By Taifha Natalee Alexander
Few topics in education have dominated the news over the past few years as much as efforts to ban critical race theory from the nation’s schools. The topic is so pervasive that researchers at the UCLA School of Law Critical Race Studies Program have created a new database to track attempts by local and state government to outlaw the teaching of the theory, which holds, among other things, that racism is not just expressed on an individual level, but rather is deeply embedded in the nation’s laws and policies. The Conversation asked Taifha Natalee Alexander, director and supervisor of the database, about the overarching purpose of the database and what it has shown thus far.
1. What prompted you to track efforts to ban critical race theory?
We launched the database shortly after President Donald Trump issued an executive order in 2020 that sought to outlaw federal agencies’ and contractors’ teaching what the administration described as “divisive concepts.” These concepts include the notion that “the United States is fundamentally racist or sexist.”
We anticipated that similar measures would follow at the local and state levels. And they did. One year after Trump’s executive order – formally known as Executive Order 13950 – was introduced, federal, state and local governmental agencies introduced 250 measures to outlaw the teaching of critical race theory. The theory is meant to explain how race and the law have been used to produce systemic racism in American society.
Although President Joe Biden has since revoked Trump’s executive order, today the number of efforts to ban critical race theory has grown to 619, according to our database – CRT Forward – which was formally launched in 2021. The database covers the period from the issuance of Trump’s order to the present day.
The overall purpose of the database is to track when and how these measures to ban critical race theory have spread across the nation. I believe this will enable people to better understand the breadth and scope of governmental assaults on critical race theory.
2. What does your database show?
The database does more than identify and track measures to ban critical race theory. It also contains an analysis of each measure. More specifically, each measure is reviewed to identify the type of institution being targeted. Examples of targeted institutions include K-12 schools, colleges and universities, and government agencies.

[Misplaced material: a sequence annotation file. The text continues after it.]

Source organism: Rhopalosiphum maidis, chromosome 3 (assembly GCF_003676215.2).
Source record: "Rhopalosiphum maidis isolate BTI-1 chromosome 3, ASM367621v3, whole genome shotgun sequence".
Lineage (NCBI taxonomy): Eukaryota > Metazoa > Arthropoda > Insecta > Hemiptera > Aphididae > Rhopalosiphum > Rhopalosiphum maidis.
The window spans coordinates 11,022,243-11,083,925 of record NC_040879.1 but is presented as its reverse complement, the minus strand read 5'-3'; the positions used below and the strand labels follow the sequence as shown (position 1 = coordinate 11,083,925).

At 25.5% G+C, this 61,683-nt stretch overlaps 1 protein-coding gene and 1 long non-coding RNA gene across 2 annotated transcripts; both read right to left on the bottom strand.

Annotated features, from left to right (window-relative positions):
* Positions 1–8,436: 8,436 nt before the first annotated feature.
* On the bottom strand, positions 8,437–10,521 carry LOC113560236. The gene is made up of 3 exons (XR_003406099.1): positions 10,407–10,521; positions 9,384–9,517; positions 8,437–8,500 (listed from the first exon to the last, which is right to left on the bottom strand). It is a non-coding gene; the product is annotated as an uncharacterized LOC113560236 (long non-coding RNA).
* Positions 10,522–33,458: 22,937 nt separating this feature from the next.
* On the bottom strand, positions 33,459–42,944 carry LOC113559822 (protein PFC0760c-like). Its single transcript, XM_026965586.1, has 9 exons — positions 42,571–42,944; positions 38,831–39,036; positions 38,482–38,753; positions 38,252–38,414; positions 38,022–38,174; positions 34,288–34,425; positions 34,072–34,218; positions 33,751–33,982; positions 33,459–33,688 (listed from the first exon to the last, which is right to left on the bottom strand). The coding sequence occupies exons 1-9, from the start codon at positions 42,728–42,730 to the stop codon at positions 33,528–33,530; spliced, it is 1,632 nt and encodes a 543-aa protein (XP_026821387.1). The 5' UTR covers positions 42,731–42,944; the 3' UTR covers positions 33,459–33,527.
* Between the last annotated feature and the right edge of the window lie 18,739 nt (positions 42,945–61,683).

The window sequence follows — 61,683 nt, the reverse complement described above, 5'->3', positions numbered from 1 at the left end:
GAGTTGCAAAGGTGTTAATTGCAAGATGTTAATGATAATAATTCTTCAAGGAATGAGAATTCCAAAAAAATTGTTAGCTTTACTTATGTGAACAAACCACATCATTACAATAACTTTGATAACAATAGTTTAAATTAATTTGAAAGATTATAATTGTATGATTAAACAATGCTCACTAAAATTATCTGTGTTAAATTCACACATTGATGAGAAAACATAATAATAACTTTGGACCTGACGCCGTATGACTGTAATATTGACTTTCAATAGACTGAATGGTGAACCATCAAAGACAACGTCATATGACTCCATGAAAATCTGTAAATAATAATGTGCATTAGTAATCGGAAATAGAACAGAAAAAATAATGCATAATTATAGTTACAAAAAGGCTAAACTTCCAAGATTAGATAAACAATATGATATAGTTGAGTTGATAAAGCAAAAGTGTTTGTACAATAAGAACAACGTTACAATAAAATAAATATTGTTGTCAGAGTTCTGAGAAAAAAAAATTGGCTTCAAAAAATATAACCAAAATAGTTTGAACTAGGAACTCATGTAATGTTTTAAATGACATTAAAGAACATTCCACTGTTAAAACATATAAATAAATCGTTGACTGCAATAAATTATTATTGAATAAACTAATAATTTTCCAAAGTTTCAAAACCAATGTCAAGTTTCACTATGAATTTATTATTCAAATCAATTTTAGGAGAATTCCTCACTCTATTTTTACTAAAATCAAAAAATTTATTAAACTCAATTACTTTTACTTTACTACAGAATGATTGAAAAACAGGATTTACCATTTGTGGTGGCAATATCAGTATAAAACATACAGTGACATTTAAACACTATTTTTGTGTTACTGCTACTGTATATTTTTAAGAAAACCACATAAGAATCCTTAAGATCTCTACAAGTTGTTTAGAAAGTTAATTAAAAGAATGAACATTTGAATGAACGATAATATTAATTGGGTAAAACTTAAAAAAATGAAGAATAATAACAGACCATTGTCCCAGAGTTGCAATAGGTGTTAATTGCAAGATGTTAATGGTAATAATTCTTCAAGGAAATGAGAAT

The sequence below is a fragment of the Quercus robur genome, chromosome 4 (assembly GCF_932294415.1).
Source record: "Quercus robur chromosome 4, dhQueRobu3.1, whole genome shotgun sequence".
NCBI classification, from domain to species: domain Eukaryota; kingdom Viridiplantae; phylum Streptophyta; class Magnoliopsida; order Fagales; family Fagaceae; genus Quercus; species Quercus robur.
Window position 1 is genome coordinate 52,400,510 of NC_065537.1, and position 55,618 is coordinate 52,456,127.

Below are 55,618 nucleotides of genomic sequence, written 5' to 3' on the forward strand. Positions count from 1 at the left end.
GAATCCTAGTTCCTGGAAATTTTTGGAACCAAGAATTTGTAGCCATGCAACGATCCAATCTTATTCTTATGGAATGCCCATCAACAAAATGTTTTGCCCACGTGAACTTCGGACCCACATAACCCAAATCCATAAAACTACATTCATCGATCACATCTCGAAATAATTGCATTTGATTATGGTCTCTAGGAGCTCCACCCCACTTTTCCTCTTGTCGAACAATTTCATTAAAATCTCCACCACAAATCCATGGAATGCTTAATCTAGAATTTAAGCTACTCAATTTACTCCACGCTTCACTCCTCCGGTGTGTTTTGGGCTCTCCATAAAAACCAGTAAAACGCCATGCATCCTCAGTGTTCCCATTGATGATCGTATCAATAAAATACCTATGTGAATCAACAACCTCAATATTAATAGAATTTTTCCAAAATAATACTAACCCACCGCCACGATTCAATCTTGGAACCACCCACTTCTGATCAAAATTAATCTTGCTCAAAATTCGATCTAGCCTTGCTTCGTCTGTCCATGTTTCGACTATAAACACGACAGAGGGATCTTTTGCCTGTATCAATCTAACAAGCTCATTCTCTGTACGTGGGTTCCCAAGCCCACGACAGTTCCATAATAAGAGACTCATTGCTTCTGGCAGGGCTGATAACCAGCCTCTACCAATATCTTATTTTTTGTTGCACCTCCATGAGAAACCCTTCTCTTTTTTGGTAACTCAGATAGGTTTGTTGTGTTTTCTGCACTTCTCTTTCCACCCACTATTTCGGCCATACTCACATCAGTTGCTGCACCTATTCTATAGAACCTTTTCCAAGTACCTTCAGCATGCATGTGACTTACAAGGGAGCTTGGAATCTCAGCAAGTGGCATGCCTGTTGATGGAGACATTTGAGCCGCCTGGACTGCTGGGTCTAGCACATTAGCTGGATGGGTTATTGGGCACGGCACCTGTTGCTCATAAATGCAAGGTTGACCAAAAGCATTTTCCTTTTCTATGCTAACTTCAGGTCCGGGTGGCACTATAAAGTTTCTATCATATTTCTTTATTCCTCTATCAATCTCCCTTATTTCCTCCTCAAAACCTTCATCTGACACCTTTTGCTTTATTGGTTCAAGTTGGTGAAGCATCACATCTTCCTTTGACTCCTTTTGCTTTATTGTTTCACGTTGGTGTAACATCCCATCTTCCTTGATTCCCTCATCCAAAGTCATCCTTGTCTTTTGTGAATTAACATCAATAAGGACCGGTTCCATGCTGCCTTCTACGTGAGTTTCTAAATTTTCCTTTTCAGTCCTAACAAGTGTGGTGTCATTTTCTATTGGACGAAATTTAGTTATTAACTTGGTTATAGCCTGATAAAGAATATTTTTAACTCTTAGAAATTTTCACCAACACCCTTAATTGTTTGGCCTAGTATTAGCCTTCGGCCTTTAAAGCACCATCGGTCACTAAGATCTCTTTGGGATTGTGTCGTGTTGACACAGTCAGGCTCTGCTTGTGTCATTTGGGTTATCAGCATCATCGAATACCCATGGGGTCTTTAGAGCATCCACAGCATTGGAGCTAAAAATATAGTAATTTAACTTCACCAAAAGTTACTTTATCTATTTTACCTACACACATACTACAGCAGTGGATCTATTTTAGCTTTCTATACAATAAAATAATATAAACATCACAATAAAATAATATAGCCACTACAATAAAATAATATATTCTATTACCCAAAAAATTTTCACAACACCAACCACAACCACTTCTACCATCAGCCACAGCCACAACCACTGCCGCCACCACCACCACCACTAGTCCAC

The analyses also look at the type of conduct that is being prohibited or required. For instance, if a measure relies on surveillance of school curriculum or classroom lessons, we note that. We also look at whether measures include potential penalties, such as loss of funding.
3. What noteworthy trends has the database has brought to light?
Recently, the Critical Race Studies Program at UCLA released “Tracking the Attacking on Critical Race Theory,” a report from CRT Forward’s Tracking Project. The report highlights five unique anti-CRT national and content-specific trends:
- 40% of anti-CRT measures mimic language in Trump’s executive order
- anti-CRT measures have been introduced in 49 states
- 90% of all measures, and 94% of all enacted measures, target K-12 education
- of the measures targeting K-12 education, 73% regulate classroom teaching and 75% regulate curricular materials
- of the measures introduced by state legislatures, 1 out of 3 include enforcement provisions that would withhold funding from school districts as a consequence for violations
When you take local efforts into account, the database shows that anti-CRT measures have been introduced in every state except Delaware. That means in 49 states, even if efforts to outlaw critical race theory were not introduced at the state level, they were introduced in at least one municipality or by a local school board.
Consider, for example, California. There, even though no critical race theory bans have been proposed at the state level, 11 have been introduced at the local level, seven of which have been enacted. As a result, the percentage of measures enacted against critical race theory in California is higher than in states like South Carolina, where 3 of 19 proposed bans have been enacted.